Lots of towns in Europe have "culture centers" where the hipper artsy, mostly younger crowd hang out. This might be a good way to meet new people and it's certainly a good way to hear decent music and find out about local events. Barring that, nearly every town has a tourist information office (usually marked on maps and on street signs with a giant italic i) that will have a calendar of local events.

I love to take the train when I travel. It may be expensive in Germany (I don't know) but it is probably worth it to ride the train once or twice to get to a destination. You get a much better view, usually, than from a car. I assume you are planning to make some day trips (or even longer trips) from Berlin. If you weren't, do so; the countryside is really beautiful and you often miss a country's eccentricities if you remain in the large cities.
posted by Deathalicious at 9:44 PM on April 3, 2008 [2 favorites]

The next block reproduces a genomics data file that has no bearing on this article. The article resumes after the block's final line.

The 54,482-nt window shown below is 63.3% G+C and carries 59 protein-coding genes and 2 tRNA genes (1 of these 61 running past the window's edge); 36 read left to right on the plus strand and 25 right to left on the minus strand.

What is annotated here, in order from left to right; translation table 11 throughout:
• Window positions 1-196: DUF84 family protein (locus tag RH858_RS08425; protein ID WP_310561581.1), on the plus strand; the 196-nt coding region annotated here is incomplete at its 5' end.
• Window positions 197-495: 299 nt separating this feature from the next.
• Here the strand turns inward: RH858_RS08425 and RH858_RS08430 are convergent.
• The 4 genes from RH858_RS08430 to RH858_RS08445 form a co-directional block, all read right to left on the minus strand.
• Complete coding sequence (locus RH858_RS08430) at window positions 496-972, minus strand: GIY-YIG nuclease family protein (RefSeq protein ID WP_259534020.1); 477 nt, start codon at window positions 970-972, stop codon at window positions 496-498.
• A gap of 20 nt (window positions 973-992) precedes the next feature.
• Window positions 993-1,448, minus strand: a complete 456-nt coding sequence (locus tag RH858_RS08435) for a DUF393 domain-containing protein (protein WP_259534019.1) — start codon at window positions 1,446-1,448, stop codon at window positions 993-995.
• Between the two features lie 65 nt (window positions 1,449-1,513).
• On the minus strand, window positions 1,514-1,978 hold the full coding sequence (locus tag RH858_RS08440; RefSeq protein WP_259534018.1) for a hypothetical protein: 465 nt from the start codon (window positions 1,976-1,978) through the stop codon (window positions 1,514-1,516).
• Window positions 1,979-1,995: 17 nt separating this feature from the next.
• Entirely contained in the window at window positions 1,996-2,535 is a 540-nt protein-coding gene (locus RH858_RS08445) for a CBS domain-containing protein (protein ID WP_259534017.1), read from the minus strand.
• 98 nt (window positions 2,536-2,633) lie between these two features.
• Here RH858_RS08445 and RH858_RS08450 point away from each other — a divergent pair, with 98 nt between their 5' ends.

Germans tip by leaving what's called Trinkgeld ("drink money"). Traditionally this was a nominal amount, usually the difference between the total and rounding up to the nearest Deutschmark. Nowadays, though, it's more like a US tip, though slightly less at 10% rather than 15%. Wikipedia has a pretty exhaustive page on the subject, in case you're going anywhere else.

Also, you're bringing your phone. First, make sure that your phone will actually work in Europe. Second, make sure you aren't going to get raked over the coals by your phone company. Third, consider leaving your phone at home and buying a simple cell phone in Europe and using a pre-paid SIM card.
posted by jedicus at 9:53 PM on April 3, 2008


Another tipping difference: don't leave the tip on the table. When the waiter tells you the total, add any tip or do any rounding up and tell him the amount when you hand over the cash. Otherwise you'll get your exact change back.
posted by cmonkey at 10:26 PM on April 3, 2008


I have heard that Germany has the highest concentration of Turkish people outside of Turkey, so Berlin may be an excellent place to buy a Kebab (also called Shwarma) which should be relatively cheap.